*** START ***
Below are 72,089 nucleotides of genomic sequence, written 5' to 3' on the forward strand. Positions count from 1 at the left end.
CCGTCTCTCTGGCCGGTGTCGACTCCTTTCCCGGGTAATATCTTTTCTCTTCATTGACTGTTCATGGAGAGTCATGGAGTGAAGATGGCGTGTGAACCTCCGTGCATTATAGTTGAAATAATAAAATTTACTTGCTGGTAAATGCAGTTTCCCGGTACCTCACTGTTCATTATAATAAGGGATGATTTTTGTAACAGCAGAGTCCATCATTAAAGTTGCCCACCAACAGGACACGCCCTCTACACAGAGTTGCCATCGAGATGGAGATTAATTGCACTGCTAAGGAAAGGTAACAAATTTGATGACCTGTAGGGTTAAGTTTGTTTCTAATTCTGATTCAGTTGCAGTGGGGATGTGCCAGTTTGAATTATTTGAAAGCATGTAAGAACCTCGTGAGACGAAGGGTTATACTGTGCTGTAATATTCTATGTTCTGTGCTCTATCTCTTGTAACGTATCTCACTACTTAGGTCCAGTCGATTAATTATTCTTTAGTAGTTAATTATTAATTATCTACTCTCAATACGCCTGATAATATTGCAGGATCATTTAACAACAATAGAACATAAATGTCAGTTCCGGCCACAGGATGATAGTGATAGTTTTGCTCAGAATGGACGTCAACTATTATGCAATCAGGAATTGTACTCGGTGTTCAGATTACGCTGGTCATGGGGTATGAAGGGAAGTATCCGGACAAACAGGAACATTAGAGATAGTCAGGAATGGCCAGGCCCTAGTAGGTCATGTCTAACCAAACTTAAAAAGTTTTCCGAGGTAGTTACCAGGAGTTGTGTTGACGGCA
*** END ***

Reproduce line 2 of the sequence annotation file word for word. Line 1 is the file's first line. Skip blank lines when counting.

CCGTCTCTCTGGCCGGTGTCGACTCCTTTCCCGGGTAATATCTTTTCTCTTCATTGACTGTTCATGGAGAGTCATGGAGTGAAGATGGCGTGTGAACCTCCGTGCATTATAGTTGAAATAATAAAATTTACTTGCTGGTAAATGCAGTTTCCCGGTACCTCACTGTTCATTATAATAAGGGATGATTTTTGTAACAGCAGAGTCCATCATTAAAGTTGCCCACCAACAGGACACGCCCTCTACACAGAGTTGCCATCGAGATGGAGATTAATTGCACTGCTAAGGAAAGGTAACAAATTTGATGACCTGTAGGGTTAAGTTTGTTTCTAATTCTGATTCAGTTGCAGTGGGGATGTGCCAGTTTGAATTATTTGAAAGCATGTAAGAACCTCGTGAGACGAAGGGTTATACTGTGCTGTAATATTCTATGTTCTGTGCTCTATCTCTTGTAACGTATCTCACTACTTAGGTCCAGTCGATTAATTATTCTTTAGTAGTTAATTATTAATTATCTACTCTCAATACGCCTGATAATATTGCAGGATCATTTAACAACAATAGAACATAAATGTCAGTTCCGGCCACAGGATGATAGTGATAGTTTTGCTCAGAATGGACGTCAACTATTATGCAATCAGGAATTGTACTCGGTGTTCAGATTACGCTGGTCATGGGGTATGAAGGGAAGTATCCGGACAAACAGGAACATTAGAGATAGTCAGGAATGGCCAGGCCCTAGTAGGTCATGTCTAACCAAACTTAAAAAGTTTTCCGAGGTAGTTACCAGGAGTTGTGTTGACGGCA